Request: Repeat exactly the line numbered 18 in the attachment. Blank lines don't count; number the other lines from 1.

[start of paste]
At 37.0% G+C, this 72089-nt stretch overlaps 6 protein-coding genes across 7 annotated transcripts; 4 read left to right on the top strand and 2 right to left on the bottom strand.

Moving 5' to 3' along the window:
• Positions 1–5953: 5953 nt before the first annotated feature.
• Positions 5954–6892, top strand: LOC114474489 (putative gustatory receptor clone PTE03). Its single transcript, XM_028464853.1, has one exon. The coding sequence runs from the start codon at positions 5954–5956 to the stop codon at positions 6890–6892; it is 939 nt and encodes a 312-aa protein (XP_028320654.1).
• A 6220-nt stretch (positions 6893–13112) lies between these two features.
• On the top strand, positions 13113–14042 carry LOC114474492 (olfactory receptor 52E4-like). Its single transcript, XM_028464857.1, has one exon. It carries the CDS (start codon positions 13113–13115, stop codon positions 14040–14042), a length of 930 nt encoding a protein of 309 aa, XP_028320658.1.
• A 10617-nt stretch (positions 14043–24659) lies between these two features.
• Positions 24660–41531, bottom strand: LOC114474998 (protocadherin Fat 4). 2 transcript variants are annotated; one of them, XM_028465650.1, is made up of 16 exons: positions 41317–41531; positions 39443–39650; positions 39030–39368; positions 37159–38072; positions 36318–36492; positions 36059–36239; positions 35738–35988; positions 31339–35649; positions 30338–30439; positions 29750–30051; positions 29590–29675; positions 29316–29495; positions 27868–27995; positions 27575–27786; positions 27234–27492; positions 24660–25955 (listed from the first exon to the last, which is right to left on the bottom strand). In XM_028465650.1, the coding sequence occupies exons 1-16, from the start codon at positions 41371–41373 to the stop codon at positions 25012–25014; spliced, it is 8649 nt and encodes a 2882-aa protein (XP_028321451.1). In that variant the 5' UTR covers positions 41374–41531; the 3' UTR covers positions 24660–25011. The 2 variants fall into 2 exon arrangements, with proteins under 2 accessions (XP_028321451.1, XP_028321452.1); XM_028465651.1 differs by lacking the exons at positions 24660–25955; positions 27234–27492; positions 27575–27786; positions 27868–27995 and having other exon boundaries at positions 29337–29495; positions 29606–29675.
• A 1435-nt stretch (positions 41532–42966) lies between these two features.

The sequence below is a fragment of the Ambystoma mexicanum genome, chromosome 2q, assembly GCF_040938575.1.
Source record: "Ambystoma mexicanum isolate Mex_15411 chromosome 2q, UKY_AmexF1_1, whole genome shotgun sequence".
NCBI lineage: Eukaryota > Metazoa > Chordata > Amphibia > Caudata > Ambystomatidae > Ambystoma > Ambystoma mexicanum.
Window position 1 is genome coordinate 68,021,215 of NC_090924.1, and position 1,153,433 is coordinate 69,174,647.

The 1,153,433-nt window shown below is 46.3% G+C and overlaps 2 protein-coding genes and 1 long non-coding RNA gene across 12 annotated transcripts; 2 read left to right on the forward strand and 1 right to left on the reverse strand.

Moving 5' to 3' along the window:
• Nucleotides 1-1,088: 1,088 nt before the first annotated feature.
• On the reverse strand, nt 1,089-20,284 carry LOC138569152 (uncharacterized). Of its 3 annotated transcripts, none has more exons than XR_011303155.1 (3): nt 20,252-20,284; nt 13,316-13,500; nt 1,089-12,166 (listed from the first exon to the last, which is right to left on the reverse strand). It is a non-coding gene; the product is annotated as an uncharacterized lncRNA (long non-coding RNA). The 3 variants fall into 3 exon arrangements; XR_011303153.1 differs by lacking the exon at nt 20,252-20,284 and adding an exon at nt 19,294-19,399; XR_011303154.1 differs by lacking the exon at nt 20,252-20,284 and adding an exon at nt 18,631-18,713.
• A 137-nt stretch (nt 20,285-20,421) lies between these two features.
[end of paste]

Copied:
• A 137-nt stretch (nt 20,285-20,421) lies between these two features.